On 4 May 2012, the federal Senate received oral submissions on the issue of marriage equality in a session at the NSW State Parliament. The raw transcript is enlightening about local Catholic hierarchy attitudes towards intersex people.
Here, Senator Louise Pratt, Senator for Western Australia, asks a question of Chris Meney, of the Catholic ‘Life, Marriage & Family Centre‘ on page 41 of the transcript:
Senator PRATT: But what if someone is of indeterminate gender? I am unclear whether they should have the right, according to the way you would argue it, to be part of such a union.
Mr Meney: People suffering from Turner syndrome, Klinefelter syndrome and things of that ilk are typically infertile or regarded as being mentally handicapped in some way. Many things about marriage require people to have the capacity to consent to what marriage is all about, so a significant mental incapacity might be something that might mitigate against a person being able to consent to a contract of marriage. But that is true of any marriage.
There is so much to unpack in this:
- Infertility is not a barrier to the formation of relationships, nor is it a barrier to legal marriage between a woman and a man.
- There is some evidence of developmental delays and other issues amongst some people with some chromosomal intersex variations – but this is disputed (example) and is infinitely variable. We’re aware of XXY people (commonly described as having Klinefelter’s) who have masters degrees (such as OII Australia Vice President Chris Somers XXY), or doctorates.
- Is Meney arguing that intersex people lack the capacity to enter into a legal contract? Is a specific mental capacity beyond that even a legal prerequisite for marriage? Why is ability even relevant to the recognition of loving relationships?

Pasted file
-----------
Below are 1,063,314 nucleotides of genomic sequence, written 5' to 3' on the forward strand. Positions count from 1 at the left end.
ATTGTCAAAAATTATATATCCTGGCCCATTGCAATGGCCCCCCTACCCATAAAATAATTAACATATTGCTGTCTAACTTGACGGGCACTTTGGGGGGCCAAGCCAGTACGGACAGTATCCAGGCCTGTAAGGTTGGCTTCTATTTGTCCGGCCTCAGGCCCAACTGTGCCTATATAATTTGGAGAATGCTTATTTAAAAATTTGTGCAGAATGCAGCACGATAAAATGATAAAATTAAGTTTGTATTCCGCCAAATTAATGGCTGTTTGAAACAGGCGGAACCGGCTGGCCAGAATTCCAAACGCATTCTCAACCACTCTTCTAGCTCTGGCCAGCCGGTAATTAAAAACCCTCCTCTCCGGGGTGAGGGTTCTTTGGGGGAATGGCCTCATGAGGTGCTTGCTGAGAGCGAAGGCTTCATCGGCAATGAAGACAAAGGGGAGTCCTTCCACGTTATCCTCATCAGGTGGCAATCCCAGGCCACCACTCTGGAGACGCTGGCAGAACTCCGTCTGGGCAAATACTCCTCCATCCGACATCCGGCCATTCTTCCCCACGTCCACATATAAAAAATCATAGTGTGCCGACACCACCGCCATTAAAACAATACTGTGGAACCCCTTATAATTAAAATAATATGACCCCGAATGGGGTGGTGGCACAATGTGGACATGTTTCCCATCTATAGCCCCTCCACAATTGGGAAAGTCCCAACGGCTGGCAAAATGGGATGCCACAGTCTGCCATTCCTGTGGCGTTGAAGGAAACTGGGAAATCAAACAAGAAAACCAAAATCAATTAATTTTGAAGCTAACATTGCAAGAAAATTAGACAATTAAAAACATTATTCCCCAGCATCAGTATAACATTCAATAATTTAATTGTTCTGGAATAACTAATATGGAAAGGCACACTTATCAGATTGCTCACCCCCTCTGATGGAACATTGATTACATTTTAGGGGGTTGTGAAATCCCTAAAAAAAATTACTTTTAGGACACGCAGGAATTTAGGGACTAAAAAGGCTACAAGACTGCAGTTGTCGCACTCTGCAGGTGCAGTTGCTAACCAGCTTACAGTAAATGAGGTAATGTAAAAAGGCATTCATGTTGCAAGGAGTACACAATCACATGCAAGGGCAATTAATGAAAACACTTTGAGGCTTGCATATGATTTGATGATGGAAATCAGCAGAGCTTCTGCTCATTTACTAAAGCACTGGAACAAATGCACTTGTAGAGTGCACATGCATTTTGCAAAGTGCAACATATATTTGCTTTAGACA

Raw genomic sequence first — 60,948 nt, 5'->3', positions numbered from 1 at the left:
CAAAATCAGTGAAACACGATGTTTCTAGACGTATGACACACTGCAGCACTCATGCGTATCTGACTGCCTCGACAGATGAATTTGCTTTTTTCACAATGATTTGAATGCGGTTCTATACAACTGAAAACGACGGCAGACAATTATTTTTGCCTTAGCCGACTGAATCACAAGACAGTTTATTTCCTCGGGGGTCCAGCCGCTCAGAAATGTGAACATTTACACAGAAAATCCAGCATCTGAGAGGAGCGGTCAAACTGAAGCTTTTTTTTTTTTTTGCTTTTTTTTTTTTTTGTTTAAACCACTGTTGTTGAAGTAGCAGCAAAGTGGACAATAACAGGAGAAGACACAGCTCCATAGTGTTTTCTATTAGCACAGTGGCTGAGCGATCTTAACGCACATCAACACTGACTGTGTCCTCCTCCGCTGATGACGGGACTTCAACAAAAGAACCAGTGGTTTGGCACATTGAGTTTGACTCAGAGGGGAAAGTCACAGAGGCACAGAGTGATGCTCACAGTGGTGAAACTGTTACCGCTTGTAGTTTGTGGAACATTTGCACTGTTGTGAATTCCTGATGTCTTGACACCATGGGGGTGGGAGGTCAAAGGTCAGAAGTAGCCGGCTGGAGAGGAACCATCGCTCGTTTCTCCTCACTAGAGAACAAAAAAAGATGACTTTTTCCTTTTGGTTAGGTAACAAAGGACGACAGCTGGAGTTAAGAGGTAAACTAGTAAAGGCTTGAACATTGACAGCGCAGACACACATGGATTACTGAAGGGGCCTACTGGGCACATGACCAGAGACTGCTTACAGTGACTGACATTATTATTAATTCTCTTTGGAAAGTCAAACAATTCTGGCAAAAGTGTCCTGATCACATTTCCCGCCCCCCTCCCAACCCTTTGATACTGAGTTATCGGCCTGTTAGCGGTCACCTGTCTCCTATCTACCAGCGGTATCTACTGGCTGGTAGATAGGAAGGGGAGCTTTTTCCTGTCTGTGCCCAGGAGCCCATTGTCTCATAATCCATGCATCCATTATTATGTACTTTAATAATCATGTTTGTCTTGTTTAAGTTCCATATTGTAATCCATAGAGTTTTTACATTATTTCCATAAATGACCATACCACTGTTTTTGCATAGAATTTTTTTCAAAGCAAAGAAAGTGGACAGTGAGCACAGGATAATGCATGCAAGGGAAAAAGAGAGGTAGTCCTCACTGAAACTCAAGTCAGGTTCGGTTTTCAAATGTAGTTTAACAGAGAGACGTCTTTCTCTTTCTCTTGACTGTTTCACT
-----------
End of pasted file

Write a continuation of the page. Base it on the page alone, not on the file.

- We’re aware of a number of XXY people who are married in Australia, despite the provisions of ‘In the marriage of C and D (falsely called C)‘ which means that their marriages would be in doubt should their partners choose to contest them. However, mental capacity was neither a question nor a factor in that case.
The webpage for the Life, Marriage & Family Centre quotes John Paul II:
“Respect, protect, love and serve life, every human life! Only in this direction will you find justice, development, true freedom, peace and happiness.” – Pope John Paul II, Evangelium Vitae – The Gospel of Life
We believe that Chris Meney’s opinions are insulting and damaging, and contrary to the values of the ‘Life, Marriage and Family Centre’ itself. We would welcome a formal retraction.
Gina Wilson’s testimony begins on page 53 of the Hansard transcript:
Ms Wilson: Briefly, intersex people are people that are born with anatomical differences of sex where we might be seen as both male and female at once—not quite male and not quite female—or, indeed, have no clearly defined sex characteristics at all. We are born with differences of sex from birth—congenital differences of sex. Our position on the bill before the Senate is that it is a marriage equality bill, not a same-sex marriage bill. Intersex people in Australia are legally confined not to marry by a decision known as C and D—falsely known as C—made by the Family Court in 1979. Although a subsequent case in the Family Court—Re Kevin, heard by Chisholm J, also in the Family Court, which was a matter around transsexual marriage—looked somewhat at C and D and disagreed with the findings, they were in no position to actually consider those findings. So the precedent remains that intersex people in Australia at law cannot marry. Even if those matters did not stand, only men and women—and I take it that, in the Marriage Act, that means males and females—are allowed to marry. I take it that it is the appellation on your birth certificate that entitles you to be married. That means I have to confine myself to a lie to be entitled to marriage. I have to agree that I am either a male or a female and continue on with the shame and secrecy that has plagued me all my life. I have to hide that I am intersex, hide my actual physical characteristics of birth. My argument would be for a marriage equality bill before the parliament to allow intersex people to marry simply by making it a union between two consenting adults. I guess that is the essence of my discussion.